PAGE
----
FIIX

  • How Do You Know If It’s REALLY Sciatica?

    You bend over to pick something up, your back goes out and you feel that shooting pain down your leg. Your mother, neighbour, and massage therapist all tell you “It’s sciatica”. But is it? Or is it something else?

    Did you know that the SI joint can refer pain down the leg very similarly to sciatica? At The Movement Boutique, many of our patients come in already “diagnosed” with sciatica by a friend or family member (or Dr. Google!) and are surprised to learn that they are actually experiencing SI joint dysfunction. With so many causes of back pain, and sciatica leading the way on the internet, it can be difficult to decode on your own. Especially when the search term includes back pain that ‘goes down the leg’. Because of things like the start of ski season, snow shoveling, high heels at Christmas parties and carting around those holiday shopping bags, these types of injuries are especially common during the winter months

    So, what’s the difference and what do they have in common?

    Our SI joints are located under your thumbs when you put your hands on your hips. They serve both a stabilizing and shock absorbing function. The SI joint’s main purpose is to connect our sacrum (which is the bone at the base of our spine) to our iliac crest (aka our pelvic bone) and support our upper body weight. Since it serves a weight bearing function, the joint is generally quite stable with minimal, but necessary range of motion. SI joint dysfunction can be caused by a variety of things such as pregnancy, weight gain, or repeated movements that put stress on the joint and muscles. Sciatica, on the other hand, is often more serious and caused by irritation of the sciatic nerve (a long nerve that runs from lower lumbar spine all the way down the back of the leg. It’s common for people with bulging or herniated discs (more common under age 45) or an encroachment due to degeneration (more common over 45) to experience sciatica.

    Many times, sciatica symptoms and SI joint dysfunction can mimic each other, so one can easily be mistaken for the other. Both types of injuries can be experienced as an intense sensation (sometimes described as an “electrical shock”) starting in the lower back and travelling down the back of the leg. That’s why in many cases, when you go to your GP and describe the pain, they will assume it’s the sciatic nerve, but the truth is, not all pain that travels down the back of the leg is necessarily sciatica.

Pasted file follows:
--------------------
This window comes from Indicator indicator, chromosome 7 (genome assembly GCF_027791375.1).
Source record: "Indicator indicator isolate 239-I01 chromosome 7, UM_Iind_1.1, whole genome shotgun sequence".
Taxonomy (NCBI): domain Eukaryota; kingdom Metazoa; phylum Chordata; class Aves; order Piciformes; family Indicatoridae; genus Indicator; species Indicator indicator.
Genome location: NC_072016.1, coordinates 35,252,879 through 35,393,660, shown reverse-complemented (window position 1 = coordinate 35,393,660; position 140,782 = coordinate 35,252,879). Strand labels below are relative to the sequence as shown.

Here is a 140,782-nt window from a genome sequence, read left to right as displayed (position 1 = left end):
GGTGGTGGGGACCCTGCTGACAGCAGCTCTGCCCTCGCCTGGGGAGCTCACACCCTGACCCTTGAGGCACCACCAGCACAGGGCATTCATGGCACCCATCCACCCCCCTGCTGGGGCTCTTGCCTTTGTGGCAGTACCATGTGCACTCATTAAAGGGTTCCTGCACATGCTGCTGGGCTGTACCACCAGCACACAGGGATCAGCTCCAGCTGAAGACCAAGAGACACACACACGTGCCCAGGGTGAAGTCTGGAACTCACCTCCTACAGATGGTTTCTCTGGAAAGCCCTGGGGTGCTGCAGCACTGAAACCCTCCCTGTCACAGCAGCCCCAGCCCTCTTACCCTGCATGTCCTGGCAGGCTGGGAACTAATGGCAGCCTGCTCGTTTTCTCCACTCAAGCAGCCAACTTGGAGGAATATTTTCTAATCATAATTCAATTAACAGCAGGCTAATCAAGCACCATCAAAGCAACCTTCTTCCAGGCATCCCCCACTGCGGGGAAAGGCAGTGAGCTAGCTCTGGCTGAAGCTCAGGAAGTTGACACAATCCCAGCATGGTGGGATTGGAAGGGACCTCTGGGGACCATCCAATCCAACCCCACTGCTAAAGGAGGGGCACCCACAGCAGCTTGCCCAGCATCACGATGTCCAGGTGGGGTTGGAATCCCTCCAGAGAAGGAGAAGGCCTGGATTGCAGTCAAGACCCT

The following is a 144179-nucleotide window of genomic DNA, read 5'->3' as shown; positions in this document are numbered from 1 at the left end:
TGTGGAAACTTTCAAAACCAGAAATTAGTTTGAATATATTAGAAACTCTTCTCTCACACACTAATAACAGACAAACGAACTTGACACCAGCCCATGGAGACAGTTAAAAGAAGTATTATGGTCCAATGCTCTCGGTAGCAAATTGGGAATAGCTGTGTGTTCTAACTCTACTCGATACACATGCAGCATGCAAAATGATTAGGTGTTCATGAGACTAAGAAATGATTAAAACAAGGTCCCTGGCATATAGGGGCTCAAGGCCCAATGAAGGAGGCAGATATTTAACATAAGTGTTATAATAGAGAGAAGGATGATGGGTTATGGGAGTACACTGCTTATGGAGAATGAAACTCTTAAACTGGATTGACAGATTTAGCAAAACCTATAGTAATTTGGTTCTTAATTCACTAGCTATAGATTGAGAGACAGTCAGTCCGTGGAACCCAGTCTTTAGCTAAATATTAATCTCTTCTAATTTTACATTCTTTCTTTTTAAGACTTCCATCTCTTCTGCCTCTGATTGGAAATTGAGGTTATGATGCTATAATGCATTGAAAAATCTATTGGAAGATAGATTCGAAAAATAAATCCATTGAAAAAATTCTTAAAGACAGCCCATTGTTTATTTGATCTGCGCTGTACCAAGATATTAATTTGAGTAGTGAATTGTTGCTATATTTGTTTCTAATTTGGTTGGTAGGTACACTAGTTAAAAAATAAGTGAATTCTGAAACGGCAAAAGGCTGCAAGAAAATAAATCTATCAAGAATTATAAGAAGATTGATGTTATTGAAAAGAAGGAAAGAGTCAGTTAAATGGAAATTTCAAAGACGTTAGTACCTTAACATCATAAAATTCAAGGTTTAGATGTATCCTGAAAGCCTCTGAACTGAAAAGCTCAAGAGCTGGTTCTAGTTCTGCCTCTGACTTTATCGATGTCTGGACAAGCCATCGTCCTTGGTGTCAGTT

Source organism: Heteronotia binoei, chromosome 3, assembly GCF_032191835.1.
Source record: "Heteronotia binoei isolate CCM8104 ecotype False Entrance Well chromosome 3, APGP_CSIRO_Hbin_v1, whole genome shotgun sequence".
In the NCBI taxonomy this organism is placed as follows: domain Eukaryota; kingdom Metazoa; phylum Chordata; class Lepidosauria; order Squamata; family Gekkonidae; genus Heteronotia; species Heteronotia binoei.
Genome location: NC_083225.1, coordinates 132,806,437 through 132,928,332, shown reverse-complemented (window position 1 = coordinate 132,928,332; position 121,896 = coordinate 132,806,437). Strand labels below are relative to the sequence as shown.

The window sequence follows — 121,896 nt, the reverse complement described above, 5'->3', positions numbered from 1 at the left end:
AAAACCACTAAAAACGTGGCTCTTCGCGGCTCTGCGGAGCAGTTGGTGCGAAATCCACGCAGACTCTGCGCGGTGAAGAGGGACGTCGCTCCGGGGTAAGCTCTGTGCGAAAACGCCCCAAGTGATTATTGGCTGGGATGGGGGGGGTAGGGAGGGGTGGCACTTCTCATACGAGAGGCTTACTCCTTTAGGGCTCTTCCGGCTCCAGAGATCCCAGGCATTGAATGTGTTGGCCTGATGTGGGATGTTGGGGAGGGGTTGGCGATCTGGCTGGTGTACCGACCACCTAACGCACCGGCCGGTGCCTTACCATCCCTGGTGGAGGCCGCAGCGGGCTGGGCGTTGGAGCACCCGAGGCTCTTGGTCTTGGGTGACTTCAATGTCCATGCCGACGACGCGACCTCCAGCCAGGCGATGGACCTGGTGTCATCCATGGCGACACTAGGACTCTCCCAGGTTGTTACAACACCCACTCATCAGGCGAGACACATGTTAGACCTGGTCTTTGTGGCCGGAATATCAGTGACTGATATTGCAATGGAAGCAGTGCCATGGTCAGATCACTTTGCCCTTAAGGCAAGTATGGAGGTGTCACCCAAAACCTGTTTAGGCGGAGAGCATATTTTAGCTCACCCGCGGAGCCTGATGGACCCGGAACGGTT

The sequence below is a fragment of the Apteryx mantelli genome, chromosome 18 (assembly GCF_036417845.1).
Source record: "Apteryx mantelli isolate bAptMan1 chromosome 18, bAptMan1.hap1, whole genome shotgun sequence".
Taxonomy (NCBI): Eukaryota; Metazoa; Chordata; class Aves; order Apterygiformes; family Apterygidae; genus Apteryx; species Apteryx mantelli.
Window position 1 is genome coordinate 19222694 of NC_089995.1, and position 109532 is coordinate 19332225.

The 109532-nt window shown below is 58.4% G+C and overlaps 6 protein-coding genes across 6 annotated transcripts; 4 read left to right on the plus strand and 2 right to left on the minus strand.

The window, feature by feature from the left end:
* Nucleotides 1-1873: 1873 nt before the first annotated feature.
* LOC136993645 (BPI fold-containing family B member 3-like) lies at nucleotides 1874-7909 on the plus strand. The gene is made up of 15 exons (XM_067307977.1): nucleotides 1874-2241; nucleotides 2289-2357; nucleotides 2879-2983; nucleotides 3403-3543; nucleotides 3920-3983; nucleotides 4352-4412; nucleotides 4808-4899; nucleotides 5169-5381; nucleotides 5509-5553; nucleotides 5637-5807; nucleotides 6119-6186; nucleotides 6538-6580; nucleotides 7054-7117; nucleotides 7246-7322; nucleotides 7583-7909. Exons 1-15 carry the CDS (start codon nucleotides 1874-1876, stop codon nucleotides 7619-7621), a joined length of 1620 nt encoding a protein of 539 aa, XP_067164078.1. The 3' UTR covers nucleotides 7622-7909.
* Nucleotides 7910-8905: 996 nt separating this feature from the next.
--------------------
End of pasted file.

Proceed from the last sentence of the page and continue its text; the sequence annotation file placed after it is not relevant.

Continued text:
To get it properly assessed and diagnosed, we recommend seeing a qualified practitioner and if you’re local, this is something we see on the regular at TMB. In the meantime, we wanted to give you some tips to help you differentiate the two. Please note that everyone is different and these factors can sometimes overlap when it comes to sciatica and SI joint dysfunction, but it should serve as a helpful starting point to paint a clearer picture for you!

    1. Imaging

    While neither will technically show up on an x-ray, the signs of sciatica will show up on an MRI.

    vs.

    If the MRI imaging is negative, then it might be a clue that you have SI joint dysfunction.

    **Keep in mind that imaging does not always correlate with functional problems. One of Dr. Bhat’s favourite analogies to illustrate this is to picture a photograph of a car parked in an auto body shop. Can you tell if the car has just been dropped off or ready for pick-up just by looking at the photo? NO! Similarly, you can’t tell just by looking at an image if there’s a functional injury. It needs to be properly assessed by a professional.**

    2. Referred Pain vs. Radiating Pain

    Radiating pain is pain with which a nerve is the actual source, forming a direct line from the sciatic nerve (in this case, the source) to other areas of the body. This is more so the type of pain you’d experience with sciatica.

    vs.

    Referred pain can be felt in other parts of the body other than the actual source. The source can be the SI joint, but you feel it in the low back and/or down the outside of the leg to the knee.

    3. Trigger Points

    Sciatica – Trigger point release (pressing down on the area) worsens the pain. If you press down on the part that hurts and you continue to feel an “electric shock” type of feeling, then it’s more likely sciatica from nerve irritation.

    vs.

    SI joint – Trigger point release will help the pain subside. The soleus muscle can play a big part in SI joint problems. In fact, a trigger point in the soleus muscle and the posterior fascia sleeve goes all the way up the back of the legs and into the SI joint. Other trigger points here include the glutes, hips and right below the lower ribs. If you press down on any of these trigger points and you notice pain relief or more mobility, then it’s more likely you have SI joint dysfunction.

    4. Aggravating & Relieving Positions

    Sciatica – Bending over, twisting, carrying heavy loads etc. would aggravate the injury. Lying on your tummy on your elbows with your chest lifted (this is known as the “McKenzie stretch”) or lying on your back with your knees bent on a chair would relieve the pain.

    vs.

    SI joint – Driving or sitting with your pelvis slouched (or body slightly rotated) with your legs above the rest of your body (think lying on a hammock) for prolonged periods of time would aggravate the injury. Pregnancy can also cause it.

    5. Pain Location

    Sciatica – Very sharp “electric shock” like pain that can easily be traced deep in the glutes, down the back of the leg, most frequently into the foot.

    vs.

    SI joint – Diffuse pain that is typically felt in the lower back, hip, leg, and/or groin and the patient might have a tough time narrowing down exactly where they feel the pain.

    At TMB, if a patient points the pain using their hand, it’s likely diffuse pain (SI joint), whereas if they use their finger to trace the exact path of their pain, it’s more likely nerve irritation (sciatica).

    6. Character of Pain

    Sciatica – An “electric shock feeling” that you can trace with your finger and your sensory might also be off (numb, tingly “pins & needles” feeling on the bottom or side of foot).